Loud Snoring Caused by Obstructive Sleep Apnoea, according to doctor

If you or anyone in your household snore, then you know the negative consequences it can lead to.

And not just referring to negative social impact it can cause in a houseohld but also the major negative health conditions it leads to.

And for those who sleep abnormally loud it can be a sign of something more serious, sleep apnoea.

Originally published at ABC.net.au, see the article below that discusses more about this condition and how it can be diagnosed and treated:

Fifty percent of people who snore loudly have sleep apnoea, according to a NSW doctor who says the condition can lead to serious illnesses.

Loud snoring is the most commonly recognisable symptom of sleep apnoea, a condition relating to the upper airway in the region of your throat.

Sleep specialist Terry Sands said people with sleep apnea have an “abnormal airway that is more collapsible”.

“What’s happening is that you are trying to breathe,” Dr Sands said.

“But if your upper airway is totally collapsed, no air can go in and out, so there’s no noise.”

Apnoea sufferers often make a choking noise as the airway reopens, and then resume snoring.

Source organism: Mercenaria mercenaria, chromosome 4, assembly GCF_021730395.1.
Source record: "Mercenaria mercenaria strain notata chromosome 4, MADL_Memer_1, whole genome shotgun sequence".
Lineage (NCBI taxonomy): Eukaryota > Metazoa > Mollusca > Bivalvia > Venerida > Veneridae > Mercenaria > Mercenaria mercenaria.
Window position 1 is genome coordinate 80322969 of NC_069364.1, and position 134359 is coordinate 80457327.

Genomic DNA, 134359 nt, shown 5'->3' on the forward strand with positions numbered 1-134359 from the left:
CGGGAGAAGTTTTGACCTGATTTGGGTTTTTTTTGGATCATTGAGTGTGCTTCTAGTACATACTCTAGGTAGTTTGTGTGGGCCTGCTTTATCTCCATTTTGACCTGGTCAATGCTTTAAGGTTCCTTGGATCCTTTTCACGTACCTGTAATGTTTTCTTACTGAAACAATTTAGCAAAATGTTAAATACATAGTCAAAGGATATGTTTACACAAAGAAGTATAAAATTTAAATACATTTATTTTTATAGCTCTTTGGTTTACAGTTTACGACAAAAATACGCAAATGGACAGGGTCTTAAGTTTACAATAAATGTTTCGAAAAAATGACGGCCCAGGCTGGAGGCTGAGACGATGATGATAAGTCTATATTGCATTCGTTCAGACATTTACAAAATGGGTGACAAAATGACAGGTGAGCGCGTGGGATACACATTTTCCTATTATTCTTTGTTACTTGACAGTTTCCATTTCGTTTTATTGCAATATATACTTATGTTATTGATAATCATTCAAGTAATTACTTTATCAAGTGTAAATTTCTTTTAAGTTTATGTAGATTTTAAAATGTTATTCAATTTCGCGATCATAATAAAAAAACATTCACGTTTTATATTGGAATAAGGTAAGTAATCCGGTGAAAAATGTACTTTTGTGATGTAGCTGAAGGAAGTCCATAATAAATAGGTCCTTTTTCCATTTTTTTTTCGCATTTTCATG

Symptoms to look out for

Daytime symptoms of sleep apnoea can include morning headaches, sleepiness, and poor concentration and memory.

Sufferers can also be prone to irritability and feeling overly emotional, anxious and depressed.

Night-time sleep apnoea symptoms

More difficult to detect can be the night-time symptoms of sleep apnoea — snoring, gasping for breath, and choking sounds.

These symptoms are likely to worsen with overtiredness, stress, obesity and drinking too much alcohol.

If left untreated, sleep apnoea sufferers can have an increased risk of stroke, abnormal heart rhythm, high blood pressure, type 2 diabetes, and in some cases death.

Confirming a diagnosis

Australasian Sleep Association president-elect Associate Professor Alan Young said the most comprehensive way to diagnose the condition required the patient to sleep in a laboratory where they could be observed throughout the night by experts.

“Patients are monitored very closely with a variety of measurements attached to the skin,” Dr Young said.

“EGE leads are attached to the top of the head, breathing is monitored, and ECG leads record data from the heart and chest, plus small bands go around the chest and tummy to monitor the breathing.”

Oxygen levels are also monitored by a device that is placed on a finger or earlobe.

Check out the originally published piece at ABC.net.au here

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